Written Estonian at the levels A2–C1: Comparative automated analysis Cover Image

Eesti keele A2–C1-taseme kirjalike tekstide võrdlev automaatanalüüs
Written Estonian at the levels A2–C1: Comparative automated analysis

Author(s): Kais Allkivi-Metsoja
Subject(s): Morphology, Lexis, Finno-Ugrian studies
Published by: Eesti Rakenduslingvistika Ühing (ERÜ)
Keywords: natural language processing; CEFR levels; lexical complexity; morphological analysis; written learner language; Estonian;

Summary/Abstract: To achieve the communicative purposes of the language proficiency levels defined in the Common European Framework of Reference for Languages (CEFR), a learner needs to acquire lexical and grammatical tools specific to the target language (L2). Yet there is little empirical evidence on language-specific features that mark the development from one level to another. This study aims to determine which linguistic features distinguish A2–C1-level written use of Estonian as L2 and how, i.e., which levels differ significantly and what is the direction of change. Related research has either focused on observing individual linguistic phenomena at different proficiency levels or automatically predicting the level of writings, while not describing the level-to-level dynamics of analysed features. Hereby, an attempt is made to bridge this gap. Relying on language processing and statistical analysis of the extracted data, two types of features are compared in Estonian proficiency examination writings of distinct levels: 1) lexical features – measures related to various aspects of lexical complexity; 2) morphological features – frequencies of parts of speech (PoS) and grammatical categories of nominals and verbs. The analysed corpus includes 480 creative writings, each level represented by 120 texts randomly sampled from various examinations. Welch’s ANOVA with Bonferroni correction is used to test for significant differences between the proficiency levels, and between the examinations of the same level to detect task-induced variance. For pairwise comparisons of proficiency levels, the Games-Howell post-hoc test is used. Correlation analysis and multidimensional scaling are applied to explore the co-occurrence of the linguistic features in learner texts.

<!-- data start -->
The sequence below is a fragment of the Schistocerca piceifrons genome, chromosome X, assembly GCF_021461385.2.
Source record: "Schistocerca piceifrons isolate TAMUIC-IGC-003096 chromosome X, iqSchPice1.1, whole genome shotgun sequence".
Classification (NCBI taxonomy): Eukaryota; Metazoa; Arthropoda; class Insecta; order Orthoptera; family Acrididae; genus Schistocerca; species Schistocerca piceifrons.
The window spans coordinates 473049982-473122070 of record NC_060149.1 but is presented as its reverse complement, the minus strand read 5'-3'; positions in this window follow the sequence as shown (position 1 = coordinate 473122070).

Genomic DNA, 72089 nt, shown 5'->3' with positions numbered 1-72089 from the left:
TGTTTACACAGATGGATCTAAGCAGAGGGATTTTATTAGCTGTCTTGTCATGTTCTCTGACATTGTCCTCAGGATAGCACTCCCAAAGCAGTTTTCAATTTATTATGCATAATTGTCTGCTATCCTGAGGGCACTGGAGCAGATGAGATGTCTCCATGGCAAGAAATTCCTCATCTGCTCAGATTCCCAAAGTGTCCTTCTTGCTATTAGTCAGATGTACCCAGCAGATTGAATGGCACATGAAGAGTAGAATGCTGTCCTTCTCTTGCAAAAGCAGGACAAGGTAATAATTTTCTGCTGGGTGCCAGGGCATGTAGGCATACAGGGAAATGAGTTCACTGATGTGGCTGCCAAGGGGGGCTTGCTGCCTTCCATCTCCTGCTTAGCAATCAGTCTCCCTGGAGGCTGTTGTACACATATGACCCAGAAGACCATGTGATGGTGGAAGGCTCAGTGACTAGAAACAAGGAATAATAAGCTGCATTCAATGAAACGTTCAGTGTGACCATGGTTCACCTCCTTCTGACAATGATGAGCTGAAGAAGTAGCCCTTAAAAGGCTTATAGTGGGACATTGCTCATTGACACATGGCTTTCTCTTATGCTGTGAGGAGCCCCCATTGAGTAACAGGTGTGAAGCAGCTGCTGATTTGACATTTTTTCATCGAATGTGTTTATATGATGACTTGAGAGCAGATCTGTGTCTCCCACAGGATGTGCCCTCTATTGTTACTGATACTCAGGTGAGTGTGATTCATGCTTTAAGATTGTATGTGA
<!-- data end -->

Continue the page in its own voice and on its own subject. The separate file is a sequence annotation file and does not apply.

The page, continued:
• Issue Year: 2021
  • Issue No: 31
  • Page Range: 13-59
  • Page Count: 47
  • Language: Estonian